After the late season collapse of my beloved White Sox, I am at least now free of anxiety regarding the baseball playoffs, which I can joyfully watch as a fan of the sport, suffering the gut-churning intensity that comes with rooting for my squad in high-pressure games. Looking at the American League playoffs from this more detached point of view, I see a clear metaphor for our increasingly unequal society.
Three of the four teams that made the playoffs in the AL -the Baltimore Orioles, Oakland As, and Detroit Tigers- hail from cities that are bywords for urban decay. Detroit in particular has come to symbolize the slow death of America's old industrial economy, Oakland has long been the less savory side of the Bay Area and has been full of unrest, and Baltimore was the setting for The Wire, urban decline's artistic magnum opus.
The other team, the New York Yankees, represents the economic hegemony of the financial sector in more ways than one. The team is located in the world financial economy's capital, New York City, and like that part of the economy, values money and "winning" at all costs. Despite the fact that the Yankees were the wealthiest franchise in baseball, they still forced local authorities to pitch in public money for an unnecessary new stadium, one whose ticket prices are prohibitive for many of the people whose tax dollars built the place. The Yanks have the most expensive payroll in baseball this year, almost $200 million, and have long been able to purchase the most prized free agents and essentially spend their way past the kinds of problems that sink most other franchises. As with the big banks, the Yankees benefit from a system that's rigged in their favor, and they are fighting hard to keep it that way.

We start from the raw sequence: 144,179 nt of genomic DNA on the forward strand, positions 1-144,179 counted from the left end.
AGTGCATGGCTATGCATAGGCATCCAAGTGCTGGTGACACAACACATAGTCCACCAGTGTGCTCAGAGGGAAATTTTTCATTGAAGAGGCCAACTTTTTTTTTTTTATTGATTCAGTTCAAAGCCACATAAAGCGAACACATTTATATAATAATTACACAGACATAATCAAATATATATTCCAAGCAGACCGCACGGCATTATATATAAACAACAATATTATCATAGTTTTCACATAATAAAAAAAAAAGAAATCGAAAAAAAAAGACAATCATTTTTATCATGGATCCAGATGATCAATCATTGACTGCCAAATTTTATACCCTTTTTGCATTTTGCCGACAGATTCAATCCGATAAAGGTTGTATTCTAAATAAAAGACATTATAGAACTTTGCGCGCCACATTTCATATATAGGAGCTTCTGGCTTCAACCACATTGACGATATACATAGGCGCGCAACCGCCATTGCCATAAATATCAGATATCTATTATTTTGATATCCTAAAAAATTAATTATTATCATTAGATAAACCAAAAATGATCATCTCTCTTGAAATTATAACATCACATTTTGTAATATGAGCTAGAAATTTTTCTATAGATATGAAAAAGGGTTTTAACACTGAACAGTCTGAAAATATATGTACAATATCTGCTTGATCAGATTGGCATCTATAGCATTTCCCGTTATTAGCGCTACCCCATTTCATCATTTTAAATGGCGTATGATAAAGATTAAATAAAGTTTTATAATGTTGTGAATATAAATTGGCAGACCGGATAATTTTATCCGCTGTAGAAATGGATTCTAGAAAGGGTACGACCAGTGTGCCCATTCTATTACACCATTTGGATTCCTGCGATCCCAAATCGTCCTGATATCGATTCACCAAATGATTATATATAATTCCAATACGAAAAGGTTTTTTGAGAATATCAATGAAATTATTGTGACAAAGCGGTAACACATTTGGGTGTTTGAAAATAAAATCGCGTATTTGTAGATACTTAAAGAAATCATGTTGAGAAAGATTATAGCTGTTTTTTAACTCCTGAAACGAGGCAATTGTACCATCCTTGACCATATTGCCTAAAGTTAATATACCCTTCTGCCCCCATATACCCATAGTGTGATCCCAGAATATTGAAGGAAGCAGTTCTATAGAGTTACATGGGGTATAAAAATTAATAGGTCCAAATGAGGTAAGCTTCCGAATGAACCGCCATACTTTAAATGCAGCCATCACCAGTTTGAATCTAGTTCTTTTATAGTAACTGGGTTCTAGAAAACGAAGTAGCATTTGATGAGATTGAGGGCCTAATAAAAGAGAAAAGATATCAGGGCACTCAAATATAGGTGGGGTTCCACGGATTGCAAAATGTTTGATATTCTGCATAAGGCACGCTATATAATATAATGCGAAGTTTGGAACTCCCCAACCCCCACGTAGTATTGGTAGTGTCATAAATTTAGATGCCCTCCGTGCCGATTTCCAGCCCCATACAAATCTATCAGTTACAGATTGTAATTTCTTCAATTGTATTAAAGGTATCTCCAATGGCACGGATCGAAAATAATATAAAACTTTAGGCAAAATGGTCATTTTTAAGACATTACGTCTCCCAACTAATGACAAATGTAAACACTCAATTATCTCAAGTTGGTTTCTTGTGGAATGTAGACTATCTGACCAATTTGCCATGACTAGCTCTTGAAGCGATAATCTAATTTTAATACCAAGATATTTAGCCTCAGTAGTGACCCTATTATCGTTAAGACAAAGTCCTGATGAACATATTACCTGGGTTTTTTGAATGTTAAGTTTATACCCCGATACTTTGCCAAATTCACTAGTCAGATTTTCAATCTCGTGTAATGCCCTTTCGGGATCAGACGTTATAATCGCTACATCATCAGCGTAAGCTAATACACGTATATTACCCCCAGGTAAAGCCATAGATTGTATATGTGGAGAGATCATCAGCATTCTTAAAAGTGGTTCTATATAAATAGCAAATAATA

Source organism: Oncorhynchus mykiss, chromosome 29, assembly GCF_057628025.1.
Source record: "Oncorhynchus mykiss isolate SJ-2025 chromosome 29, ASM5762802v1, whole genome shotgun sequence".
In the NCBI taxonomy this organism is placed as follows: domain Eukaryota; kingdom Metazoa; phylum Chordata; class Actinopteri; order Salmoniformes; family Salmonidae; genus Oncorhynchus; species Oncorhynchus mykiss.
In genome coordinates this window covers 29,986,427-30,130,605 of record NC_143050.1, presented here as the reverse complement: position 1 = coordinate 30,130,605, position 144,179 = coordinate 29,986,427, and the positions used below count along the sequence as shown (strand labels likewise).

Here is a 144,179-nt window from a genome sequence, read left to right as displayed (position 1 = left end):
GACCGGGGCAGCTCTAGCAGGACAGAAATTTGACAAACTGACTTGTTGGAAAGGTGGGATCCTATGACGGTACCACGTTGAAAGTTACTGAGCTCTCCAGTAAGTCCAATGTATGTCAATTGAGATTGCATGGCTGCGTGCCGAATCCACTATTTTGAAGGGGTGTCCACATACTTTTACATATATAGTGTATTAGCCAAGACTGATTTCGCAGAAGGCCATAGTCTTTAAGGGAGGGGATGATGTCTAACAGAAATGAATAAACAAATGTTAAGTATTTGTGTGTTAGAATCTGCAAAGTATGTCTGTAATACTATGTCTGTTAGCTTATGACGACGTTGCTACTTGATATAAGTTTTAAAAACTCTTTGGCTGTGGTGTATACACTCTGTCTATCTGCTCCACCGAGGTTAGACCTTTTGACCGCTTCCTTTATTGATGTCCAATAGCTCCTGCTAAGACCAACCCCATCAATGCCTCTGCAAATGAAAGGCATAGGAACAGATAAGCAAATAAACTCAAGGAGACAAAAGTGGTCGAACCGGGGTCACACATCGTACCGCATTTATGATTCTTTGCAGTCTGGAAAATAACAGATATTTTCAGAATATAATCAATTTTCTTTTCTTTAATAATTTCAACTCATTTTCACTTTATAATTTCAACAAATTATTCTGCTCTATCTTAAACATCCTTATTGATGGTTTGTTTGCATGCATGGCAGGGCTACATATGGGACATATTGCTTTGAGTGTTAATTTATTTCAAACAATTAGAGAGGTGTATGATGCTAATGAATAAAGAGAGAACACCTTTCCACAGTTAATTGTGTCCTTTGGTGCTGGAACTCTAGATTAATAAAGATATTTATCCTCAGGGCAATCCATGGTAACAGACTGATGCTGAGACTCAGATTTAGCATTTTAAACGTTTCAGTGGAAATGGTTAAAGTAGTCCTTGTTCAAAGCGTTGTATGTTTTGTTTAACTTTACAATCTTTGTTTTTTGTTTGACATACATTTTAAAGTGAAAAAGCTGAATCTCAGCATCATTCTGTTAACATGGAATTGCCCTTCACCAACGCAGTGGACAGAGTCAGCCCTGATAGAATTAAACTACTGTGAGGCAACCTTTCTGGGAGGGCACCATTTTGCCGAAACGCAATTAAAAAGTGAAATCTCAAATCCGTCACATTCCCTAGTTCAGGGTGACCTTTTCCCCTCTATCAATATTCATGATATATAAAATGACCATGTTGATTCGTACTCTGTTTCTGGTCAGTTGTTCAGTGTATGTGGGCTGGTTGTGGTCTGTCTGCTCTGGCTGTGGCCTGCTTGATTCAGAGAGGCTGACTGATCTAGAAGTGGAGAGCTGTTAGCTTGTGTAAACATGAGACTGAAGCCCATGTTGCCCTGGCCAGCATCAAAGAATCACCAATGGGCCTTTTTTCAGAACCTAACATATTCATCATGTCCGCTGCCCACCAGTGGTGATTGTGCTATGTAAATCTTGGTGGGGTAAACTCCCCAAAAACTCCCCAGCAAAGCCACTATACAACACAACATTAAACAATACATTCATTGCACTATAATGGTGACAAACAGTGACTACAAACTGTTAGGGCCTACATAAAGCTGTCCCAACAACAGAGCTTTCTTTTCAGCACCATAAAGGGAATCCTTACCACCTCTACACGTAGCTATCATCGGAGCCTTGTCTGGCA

The As, by contrast, had the lowest payroll in the American League, only $55 million, only a little over a quarter of what the Yankees spent. Their presence in a small media market in a less than wealthy city has forced the As (as immortalized in Moneyball) to outsmart other teams by finding the best players for the money. The Orioles are also in the bottom half of teams in terms of spending, and have reached the post-season this year for the first time since 1997, reflecting years lost in the baseball wilderness.
Of the three possible challengers to the Yankees, my heart is most set on the Detroit Tigers. I lived in Michigan for two years, and saw first hand both the loyalty of Tigers fans, as well as the soul-crushing economic decline of Michigan. If there was ever a city that needed a pick-me-up, it's Detroit. I still remember being in Ann Arbor back in 2006, the last time the Tigers were in the World Series, and the first time they'd been since 1984. I was in a bar with a couple of friends when the Tigers lost the series, and I swear I heard a collective cry of anguish that echoed from Saginaw to Traverse City. It was a feral scream of pain that Yankees fans, with their 27 championships, have no way of understanding.